I picked up this book from 1995 as an anodyne to feeling icky from attempting to read Nabokov’s Speak Memory which derailed rather quickly for me on page 2 when he “mentally endured the degrading company of Victorian lady novelists.” That one pinprick of nauseating sexism set my mind wholly against continuing, although I gave a few more pages a desultory turn or two. Luckily, I had this collection of feminist essays from 1995 on hand to wipe away all traces of the egotism and overconfidence of a white male writer.
This contains 28 essays, ranging from burning-hot amazing to shrug-worthy. Mostly I was excited to fill the gaps in my knowledge between the 1970s and current feminist texts. Essays I loved:
- Ruminations of a Feminist Aerobics Instructor by Alisa L. Valdés; I sighed when I came across this bit, which is so applicable 21 years later: “What could honestly be more frightening to men than a room full of capable, professional women moving together, in sync, unaware of anything but themselves and each other? Only Hillary Rodham Clinton and a truly lesbian orgy, perhaps.”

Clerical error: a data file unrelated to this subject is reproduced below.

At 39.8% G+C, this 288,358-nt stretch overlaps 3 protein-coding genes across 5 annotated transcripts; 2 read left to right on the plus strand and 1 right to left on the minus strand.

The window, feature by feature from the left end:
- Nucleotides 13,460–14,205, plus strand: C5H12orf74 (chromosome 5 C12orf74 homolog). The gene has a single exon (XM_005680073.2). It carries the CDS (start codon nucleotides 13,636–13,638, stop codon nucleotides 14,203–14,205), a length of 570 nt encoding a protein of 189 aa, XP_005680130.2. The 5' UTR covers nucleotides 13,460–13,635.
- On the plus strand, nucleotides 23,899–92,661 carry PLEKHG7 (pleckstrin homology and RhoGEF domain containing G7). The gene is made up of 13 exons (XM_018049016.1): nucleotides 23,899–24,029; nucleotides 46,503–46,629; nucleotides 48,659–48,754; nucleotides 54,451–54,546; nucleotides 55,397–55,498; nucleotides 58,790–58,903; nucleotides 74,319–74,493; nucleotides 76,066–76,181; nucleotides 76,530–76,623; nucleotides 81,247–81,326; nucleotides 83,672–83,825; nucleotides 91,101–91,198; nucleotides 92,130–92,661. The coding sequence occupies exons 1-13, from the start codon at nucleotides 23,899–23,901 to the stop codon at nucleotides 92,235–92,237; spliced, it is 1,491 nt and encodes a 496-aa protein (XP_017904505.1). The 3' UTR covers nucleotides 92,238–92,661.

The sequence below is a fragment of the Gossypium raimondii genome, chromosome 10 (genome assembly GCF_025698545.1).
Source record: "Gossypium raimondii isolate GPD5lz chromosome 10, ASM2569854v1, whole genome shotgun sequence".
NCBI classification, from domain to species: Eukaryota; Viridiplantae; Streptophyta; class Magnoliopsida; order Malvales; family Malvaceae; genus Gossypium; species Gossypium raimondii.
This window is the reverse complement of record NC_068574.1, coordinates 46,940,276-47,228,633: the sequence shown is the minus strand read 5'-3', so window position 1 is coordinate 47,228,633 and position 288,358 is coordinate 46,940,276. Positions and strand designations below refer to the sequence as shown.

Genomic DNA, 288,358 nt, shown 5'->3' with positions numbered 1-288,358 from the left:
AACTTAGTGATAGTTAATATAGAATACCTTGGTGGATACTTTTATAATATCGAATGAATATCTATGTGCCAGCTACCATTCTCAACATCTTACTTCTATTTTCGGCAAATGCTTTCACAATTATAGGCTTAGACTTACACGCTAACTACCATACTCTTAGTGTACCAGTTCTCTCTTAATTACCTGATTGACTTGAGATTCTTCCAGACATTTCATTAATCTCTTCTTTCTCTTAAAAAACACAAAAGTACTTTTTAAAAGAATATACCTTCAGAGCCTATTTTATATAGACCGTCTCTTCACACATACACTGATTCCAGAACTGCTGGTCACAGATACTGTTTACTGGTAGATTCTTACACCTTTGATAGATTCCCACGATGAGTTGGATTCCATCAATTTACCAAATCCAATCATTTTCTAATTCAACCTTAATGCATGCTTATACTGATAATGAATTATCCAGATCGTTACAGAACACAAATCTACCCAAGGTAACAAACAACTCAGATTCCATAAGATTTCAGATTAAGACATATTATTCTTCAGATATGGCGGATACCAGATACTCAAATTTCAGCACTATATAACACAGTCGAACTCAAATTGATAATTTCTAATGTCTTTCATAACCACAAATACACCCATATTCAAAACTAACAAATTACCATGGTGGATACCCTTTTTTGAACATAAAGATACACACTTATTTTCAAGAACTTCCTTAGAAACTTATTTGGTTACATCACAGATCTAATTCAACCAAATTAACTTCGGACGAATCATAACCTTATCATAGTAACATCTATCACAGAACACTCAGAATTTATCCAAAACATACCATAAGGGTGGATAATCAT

- Your Life As a Girl by Curtis Sittenfeld. Brilliant description of tom-girl playing baseball morphing into the girl society wants her to be. I enjoyed her modernized version of Pride and Prejudice: Eligible. She wrote this essay while a student at Vassar.
- You’re Not the Type by Laurel Gilbert. The struggle of being a pregnant teenager.
- Bloodlove by Christine Doza. High school from the perspective of a woke teenager who makes a zine, Upslut, that her teacher threatens to sue her for libel until he realizes she won’t back down from her true assertions of his harassment.